Maka works seven days a week, up to 16 hours a day, at four jobs. She is a certified nurse’s assistant. She works the night shift at Stamford Hospital four nights a week, and as a caregiver in assisted living facilities and private homes. “I love old people,” she said. “I pray that when I am old someone will care for me.”
Prayer and church are as much a part of the Anguladze family DNA as their tight bond with each other. They pray with icons in their two-bedroom apartment that is home not only for them but for priests from the diocesan center in Pennsylvania who come on weekends to do liturgy for the small diaspora in Stamford. They also make room for new immigrants and help them get started. Maka helps support family members back home, and raises money through gofundme.com for Georgians who need to go to Istanbul for lifesaving surgeries. She and Alex save a little and pay taxes.
“You don’t have to be poor in this country,” Maka said. “If you say ‘I won’t do this or that job,’ all you are doing is waiting for green light which may never come. Take what is in front of you and take care of your family.” Once Maka was talking to a conductor on the New Haven line and learned he had been a lawyer and lost his job. This was the only job he could find when he needed one. He became her hero.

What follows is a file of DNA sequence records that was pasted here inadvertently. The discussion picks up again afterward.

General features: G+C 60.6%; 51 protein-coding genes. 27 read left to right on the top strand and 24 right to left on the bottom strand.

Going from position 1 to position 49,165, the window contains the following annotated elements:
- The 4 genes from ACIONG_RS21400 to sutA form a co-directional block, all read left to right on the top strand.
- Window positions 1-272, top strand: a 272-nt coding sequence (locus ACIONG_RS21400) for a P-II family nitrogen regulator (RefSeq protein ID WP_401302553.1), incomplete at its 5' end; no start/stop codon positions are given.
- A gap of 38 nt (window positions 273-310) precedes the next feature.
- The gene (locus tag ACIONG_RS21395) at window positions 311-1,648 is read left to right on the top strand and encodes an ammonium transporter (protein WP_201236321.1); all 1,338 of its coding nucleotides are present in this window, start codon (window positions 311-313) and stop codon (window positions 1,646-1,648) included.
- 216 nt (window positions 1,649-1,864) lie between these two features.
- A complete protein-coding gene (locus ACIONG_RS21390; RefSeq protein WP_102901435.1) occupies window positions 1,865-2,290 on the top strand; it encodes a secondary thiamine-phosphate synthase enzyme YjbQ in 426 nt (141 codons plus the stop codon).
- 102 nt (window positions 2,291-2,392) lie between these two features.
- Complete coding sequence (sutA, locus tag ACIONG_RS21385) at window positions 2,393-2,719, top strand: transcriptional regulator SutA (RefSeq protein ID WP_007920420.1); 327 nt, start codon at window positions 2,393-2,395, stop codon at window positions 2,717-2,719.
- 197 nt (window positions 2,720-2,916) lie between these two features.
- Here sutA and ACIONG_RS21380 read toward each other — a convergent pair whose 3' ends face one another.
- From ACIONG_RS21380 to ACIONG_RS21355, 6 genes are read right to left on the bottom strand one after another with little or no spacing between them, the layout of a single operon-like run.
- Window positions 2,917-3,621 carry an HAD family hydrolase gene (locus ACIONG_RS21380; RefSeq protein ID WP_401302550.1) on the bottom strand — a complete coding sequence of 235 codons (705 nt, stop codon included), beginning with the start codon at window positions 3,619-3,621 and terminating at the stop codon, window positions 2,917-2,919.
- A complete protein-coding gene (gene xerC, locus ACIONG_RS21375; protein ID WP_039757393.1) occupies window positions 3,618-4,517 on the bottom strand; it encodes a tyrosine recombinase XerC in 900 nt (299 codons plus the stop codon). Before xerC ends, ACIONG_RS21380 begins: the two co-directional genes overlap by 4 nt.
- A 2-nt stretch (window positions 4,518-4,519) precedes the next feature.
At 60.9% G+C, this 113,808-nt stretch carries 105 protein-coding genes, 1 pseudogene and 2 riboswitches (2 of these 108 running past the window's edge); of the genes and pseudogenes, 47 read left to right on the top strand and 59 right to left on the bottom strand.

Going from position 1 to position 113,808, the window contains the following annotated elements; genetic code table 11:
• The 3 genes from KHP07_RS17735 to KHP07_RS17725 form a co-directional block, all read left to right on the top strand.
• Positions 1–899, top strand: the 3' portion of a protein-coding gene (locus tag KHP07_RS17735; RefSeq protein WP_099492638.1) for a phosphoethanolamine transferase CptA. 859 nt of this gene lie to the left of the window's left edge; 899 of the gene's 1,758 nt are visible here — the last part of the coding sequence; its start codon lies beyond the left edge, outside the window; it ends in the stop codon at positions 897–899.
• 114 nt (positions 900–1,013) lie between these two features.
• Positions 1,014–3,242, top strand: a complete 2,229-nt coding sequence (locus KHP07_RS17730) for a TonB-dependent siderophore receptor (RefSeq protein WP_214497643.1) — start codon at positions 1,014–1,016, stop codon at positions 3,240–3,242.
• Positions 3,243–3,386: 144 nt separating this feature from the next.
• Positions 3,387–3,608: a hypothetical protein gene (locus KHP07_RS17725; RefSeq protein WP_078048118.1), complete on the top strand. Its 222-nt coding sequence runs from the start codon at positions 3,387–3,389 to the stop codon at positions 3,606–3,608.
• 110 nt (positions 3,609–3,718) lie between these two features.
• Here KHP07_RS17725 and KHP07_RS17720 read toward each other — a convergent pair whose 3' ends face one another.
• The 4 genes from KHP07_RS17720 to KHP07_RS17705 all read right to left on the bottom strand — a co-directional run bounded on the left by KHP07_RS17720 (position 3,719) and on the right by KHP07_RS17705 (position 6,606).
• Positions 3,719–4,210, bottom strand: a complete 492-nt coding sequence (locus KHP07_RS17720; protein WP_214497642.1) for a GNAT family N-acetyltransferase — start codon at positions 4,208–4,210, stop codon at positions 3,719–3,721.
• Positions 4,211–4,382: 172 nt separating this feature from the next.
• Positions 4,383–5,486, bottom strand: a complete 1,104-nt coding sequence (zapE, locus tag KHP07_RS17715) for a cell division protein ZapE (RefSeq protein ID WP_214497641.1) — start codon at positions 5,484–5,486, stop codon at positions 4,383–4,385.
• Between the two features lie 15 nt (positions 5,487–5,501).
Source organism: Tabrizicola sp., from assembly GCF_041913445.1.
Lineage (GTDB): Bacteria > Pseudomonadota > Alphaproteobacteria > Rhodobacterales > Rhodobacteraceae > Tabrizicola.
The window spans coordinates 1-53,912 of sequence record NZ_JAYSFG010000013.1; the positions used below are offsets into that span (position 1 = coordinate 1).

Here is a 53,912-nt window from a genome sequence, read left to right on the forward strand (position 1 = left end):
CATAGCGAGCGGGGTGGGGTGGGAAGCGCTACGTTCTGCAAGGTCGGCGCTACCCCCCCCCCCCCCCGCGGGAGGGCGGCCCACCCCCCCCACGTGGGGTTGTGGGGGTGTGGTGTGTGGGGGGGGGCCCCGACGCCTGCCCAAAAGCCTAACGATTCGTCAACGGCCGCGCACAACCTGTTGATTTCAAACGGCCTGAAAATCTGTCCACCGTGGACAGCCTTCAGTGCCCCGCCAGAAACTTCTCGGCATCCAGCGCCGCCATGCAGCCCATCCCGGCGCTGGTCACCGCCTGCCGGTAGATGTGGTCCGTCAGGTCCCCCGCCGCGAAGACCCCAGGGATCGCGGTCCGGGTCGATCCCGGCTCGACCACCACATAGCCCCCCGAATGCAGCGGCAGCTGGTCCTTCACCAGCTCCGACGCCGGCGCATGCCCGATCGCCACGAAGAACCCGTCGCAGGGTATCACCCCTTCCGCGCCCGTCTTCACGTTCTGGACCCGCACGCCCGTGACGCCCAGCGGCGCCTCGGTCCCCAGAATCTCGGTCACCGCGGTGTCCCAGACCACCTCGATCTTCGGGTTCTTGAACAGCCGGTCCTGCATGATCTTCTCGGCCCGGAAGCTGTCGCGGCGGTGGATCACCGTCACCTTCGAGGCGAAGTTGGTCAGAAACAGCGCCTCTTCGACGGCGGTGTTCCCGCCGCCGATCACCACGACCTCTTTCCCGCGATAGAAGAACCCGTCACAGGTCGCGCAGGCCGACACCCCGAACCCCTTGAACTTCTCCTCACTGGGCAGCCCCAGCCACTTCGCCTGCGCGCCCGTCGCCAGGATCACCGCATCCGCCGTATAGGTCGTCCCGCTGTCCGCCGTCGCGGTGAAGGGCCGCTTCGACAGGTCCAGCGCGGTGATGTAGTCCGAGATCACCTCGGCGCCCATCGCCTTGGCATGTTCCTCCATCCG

“I love this country,” Maka said. “I love its freedoms, freedom of religion most of all because when I was child priests were punished by Russian communists and you had to do liturgia in secret. I love freedom of speech, I love that people help each other, I love that this morning I saw old lady in assisted living was so happy, she was Skyping soldiers in the Army and she was entertaining them, talking to them, telling jokes. This is such a great country that even 100-year-old woman so happy she is having fun, not just waiting here for her death.”
Maka and her family will soon be in Pennsylvania, far from us, alas, but closer to the American dream of citizenship and a home of their own. She will still wash her hair with water from a plastic cup, as she does today. “Alex asks me how come I still do it this way every night. I tell him, ‘I enjoy it because I miss my childhood.’ “ Georgia is still on her mind.
[Michael Leach writes and edits from his home in Riverside, Connecticut. His newest book is The Way of Gratitude: Readings for a Joyful Life.]